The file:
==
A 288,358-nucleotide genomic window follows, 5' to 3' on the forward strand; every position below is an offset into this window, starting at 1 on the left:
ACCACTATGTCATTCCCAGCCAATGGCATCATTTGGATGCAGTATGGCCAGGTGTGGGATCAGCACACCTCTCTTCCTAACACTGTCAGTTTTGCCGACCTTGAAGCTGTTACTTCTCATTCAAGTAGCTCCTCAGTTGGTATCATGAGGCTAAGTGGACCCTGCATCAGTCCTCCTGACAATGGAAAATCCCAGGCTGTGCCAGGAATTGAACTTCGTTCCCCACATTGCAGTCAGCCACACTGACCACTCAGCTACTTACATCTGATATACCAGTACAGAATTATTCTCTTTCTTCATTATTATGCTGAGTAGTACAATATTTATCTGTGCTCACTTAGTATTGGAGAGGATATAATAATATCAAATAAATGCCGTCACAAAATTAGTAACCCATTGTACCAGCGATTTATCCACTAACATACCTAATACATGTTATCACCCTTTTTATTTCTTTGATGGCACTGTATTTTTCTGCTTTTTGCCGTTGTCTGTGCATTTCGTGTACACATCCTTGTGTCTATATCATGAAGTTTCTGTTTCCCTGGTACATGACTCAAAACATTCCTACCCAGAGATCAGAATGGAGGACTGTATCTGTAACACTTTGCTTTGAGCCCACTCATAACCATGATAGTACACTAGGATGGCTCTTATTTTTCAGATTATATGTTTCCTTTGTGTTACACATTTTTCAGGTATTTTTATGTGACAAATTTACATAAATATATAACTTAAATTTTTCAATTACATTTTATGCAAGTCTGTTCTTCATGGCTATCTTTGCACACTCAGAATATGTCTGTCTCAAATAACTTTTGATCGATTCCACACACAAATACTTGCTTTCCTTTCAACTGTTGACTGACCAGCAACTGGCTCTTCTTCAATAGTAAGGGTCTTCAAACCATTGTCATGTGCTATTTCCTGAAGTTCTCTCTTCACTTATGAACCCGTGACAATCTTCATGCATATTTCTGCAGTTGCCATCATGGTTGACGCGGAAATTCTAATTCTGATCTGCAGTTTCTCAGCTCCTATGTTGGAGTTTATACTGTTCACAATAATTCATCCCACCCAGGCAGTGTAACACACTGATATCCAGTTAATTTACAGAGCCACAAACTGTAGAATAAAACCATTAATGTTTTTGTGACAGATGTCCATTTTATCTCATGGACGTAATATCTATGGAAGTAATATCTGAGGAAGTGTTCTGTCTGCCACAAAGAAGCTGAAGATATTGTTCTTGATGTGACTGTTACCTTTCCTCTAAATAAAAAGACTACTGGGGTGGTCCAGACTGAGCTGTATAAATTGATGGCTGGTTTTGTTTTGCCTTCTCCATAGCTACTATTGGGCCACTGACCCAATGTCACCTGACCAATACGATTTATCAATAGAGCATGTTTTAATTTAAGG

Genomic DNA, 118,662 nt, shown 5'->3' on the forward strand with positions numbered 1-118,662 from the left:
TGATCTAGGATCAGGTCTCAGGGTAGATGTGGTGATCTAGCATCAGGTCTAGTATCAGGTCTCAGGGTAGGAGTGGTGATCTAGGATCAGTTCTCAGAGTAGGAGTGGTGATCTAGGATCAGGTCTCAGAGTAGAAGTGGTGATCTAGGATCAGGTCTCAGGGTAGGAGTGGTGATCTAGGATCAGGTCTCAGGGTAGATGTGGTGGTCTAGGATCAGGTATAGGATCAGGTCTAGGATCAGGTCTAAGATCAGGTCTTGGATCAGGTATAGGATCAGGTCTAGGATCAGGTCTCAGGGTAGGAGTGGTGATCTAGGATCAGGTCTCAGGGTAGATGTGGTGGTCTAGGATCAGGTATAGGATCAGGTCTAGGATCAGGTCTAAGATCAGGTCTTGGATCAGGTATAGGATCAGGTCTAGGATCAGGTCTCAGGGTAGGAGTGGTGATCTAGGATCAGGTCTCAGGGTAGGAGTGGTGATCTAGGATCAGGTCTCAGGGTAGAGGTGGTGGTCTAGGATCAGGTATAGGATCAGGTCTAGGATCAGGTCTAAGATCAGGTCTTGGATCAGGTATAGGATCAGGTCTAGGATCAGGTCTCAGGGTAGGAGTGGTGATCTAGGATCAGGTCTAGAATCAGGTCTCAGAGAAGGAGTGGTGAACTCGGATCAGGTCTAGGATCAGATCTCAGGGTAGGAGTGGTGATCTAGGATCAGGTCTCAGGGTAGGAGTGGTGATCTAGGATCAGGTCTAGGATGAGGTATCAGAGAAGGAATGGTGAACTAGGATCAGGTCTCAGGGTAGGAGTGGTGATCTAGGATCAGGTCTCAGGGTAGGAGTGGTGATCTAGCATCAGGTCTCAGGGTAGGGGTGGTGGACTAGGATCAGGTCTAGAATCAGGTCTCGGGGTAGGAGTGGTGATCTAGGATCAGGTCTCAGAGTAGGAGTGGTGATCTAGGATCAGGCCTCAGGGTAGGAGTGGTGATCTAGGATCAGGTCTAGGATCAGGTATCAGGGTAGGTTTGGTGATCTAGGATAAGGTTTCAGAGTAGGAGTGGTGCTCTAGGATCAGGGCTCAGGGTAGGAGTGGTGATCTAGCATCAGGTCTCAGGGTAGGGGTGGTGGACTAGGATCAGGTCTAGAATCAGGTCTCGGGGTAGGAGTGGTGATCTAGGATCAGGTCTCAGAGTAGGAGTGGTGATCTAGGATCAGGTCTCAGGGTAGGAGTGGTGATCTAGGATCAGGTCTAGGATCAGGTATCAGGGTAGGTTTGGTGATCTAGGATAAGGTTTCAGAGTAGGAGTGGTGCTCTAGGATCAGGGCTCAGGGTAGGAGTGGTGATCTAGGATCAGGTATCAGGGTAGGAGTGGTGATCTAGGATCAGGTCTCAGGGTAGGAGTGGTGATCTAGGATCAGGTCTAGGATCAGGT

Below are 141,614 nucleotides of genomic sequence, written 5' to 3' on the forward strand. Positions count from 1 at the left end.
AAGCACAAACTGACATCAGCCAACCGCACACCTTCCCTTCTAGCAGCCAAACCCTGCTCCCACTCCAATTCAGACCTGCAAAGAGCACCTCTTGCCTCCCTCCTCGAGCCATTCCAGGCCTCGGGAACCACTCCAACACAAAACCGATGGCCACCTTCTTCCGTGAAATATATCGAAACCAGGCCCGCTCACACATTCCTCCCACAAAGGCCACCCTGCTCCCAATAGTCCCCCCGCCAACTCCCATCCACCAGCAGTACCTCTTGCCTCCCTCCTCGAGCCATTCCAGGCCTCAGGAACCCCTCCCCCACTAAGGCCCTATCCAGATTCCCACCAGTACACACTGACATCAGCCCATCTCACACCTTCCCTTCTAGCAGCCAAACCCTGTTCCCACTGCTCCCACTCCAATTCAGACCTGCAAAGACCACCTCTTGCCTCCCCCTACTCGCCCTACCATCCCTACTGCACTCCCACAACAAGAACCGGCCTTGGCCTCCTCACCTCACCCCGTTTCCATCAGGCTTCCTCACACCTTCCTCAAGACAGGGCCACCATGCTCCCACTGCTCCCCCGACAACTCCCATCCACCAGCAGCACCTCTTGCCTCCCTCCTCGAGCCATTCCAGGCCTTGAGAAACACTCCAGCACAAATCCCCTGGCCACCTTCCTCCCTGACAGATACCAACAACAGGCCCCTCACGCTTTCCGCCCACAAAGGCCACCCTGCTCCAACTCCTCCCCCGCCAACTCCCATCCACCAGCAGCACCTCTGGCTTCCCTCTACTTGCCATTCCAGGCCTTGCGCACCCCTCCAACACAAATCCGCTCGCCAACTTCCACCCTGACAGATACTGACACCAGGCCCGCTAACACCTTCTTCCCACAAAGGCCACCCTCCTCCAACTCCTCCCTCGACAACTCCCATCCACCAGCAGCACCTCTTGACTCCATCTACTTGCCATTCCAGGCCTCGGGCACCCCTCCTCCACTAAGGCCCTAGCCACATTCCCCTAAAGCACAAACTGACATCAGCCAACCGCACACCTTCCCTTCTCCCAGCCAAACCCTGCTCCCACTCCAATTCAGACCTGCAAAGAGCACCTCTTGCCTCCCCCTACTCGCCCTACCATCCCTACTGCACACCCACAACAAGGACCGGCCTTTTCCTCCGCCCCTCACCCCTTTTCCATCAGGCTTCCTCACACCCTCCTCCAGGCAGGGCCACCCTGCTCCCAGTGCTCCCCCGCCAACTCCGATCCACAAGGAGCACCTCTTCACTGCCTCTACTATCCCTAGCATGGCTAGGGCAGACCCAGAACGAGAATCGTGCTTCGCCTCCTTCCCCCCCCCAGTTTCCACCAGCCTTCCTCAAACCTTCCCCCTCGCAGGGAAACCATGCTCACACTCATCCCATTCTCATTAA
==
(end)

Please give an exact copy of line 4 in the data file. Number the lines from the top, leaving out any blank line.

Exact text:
TGATCTAGGATCAGGTCTCAGGGTAGATGTGGTGATCTAGCATCAGGTCTAGTATCAGGTCTCAGGGTAGGAGTGGTGATCTAGGATCAGTTCTCAGAGTAGGAGTGGTGATCTAGGATCAGGTCTCAGAGTAGAAGTGGTGATCTAGGATCAGGTCTCAGGGTAGGAGTGGTGATCTAGGATCAGGTCTCAGGGTAGATGTGGTGGTCTAGGATCAGGTATAGGATCAGGTCTAGGATCAGGTCTAAGATCAGGTCTTGGATCAGGTATAGGATCAGGTCTAGGATCAGGTCTCAGGGTAGGAGTGGTGATCTAGGATCAGGTCTCAGGGTAGATGTGGTGGTCTAGGATCAGGTATAGGATCAGGTCTAGGATCAGGTCTAAGATCAGGTCTTGGATCAGGTATAGGATCAGGTCTAGGATCAGGTCTCAGGGTAGGAGTGGTGATCTAGGATCAGGTCTCAGGGTAGGAGTGGTGATCTAGGATCAGGTCTCAGGGTAGAGGTGGTGGTCTAGGATCAGGTATAGGATCAGGTCTAGGATCAGGTCTAAGATCAGGTCTTGGATCAGGTATAGGATCAGGTCTAGGATCAGGTCTCAGGGTAGGAGTGGTGATCTAGGATCAGGTCTAGAATCAGGTCTCAGAGAAGGAGTGGTGAACTCGGATCAGGTCTAGGATCAGATCTCAGGGTAGGAGTGGTGATCTAGGATCAGGTCTCAGGGTAGGAGTGGTGATCTAGGATCAGGTCTAGGATGAGGTATCAGAGAAGGAATGGTGAACTAGGATCAGGTCTCAGGGTAGGAGTGGTGATCTAGGATCAGGTCTCAGGGTAGGAGTGGTGATCTAGCATCAGGTCTCAGGGTAGGGGTGGTGGACTAGGATCAGGTCTAGAATCAGGTCTCGGGGTAGGAGTGGTGATCTAGGATCAGGTCTCAGAGTAGGAGTGGTGATCTAGGATCAGGCCTCAGGGTAGGAGTGGTGATCTAGGATCAGGTCTAGGATCAGGTATCAGGGTAGGTTTGGTGATCTAGGATAAGGTTTCAGAGTAGGAGTGGTGCTCTAGGATCAGGGCTCAGGGTAGGAGTGGTGATCTAGCATCAGGTCTCAGGGTAGGGGTGGTGGACTAGGATCAGGTCTAGAATCAGGTCTCGGGGTAGGAGTGGTGATCTAGGATCAGGTCTCAGAGTAGGAGTGGTGATCTAGGATCAGGTCTCAGGGTAGGAGTGGTGATCTAGGATCAGGTCTAGGATCAGGTATCAGGGTAGGTTTGGTGATCTAGGATAAGGTTTCAGAGTAGGAGTGGTGCTCTAGGATCAGGGCTCAGGGTAGGAGTGGTGATCTAGGATCAGGTATCAGGGTAGGAGTGGTGATCTAGGATCAGGTCTCAGGGTAGGAGTGGTGATCTAGGATCAGGTCTAGGATCAGGT